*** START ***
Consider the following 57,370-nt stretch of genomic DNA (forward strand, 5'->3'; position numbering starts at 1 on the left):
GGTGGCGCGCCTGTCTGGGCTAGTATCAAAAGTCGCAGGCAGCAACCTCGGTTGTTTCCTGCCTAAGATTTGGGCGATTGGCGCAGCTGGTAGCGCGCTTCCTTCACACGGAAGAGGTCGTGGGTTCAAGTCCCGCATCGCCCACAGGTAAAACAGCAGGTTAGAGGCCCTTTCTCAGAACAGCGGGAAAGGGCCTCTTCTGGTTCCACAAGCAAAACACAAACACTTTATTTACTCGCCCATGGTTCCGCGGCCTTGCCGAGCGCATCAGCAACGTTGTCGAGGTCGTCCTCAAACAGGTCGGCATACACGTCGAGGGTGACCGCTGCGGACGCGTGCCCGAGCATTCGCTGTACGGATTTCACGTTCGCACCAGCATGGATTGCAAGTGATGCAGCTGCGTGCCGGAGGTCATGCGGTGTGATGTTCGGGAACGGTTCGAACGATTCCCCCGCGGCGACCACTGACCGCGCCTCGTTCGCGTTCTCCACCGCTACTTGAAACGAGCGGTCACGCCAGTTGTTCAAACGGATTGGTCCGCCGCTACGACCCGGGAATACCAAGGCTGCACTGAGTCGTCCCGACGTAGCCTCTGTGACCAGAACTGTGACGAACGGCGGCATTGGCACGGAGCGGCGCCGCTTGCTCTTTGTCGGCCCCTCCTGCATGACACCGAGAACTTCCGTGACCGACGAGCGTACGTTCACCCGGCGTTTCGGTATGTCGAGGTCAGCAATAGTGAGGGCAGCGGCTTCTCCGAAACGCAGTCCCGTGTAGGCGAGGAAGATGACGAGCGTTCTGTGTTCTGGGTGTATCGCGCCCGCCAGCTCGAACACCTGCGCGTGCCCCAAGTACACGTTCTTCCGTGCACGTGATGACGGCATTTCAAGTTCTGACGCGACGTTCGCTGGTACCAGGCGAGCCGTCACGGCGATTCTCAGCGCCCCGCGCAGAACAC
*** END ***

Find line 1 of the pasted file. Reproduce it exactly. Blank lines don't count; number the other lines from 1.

Consider the following 57,370-nt stretch of genomic DNA (forward strand, 5'->3'; position numbering starts at 1 on the left):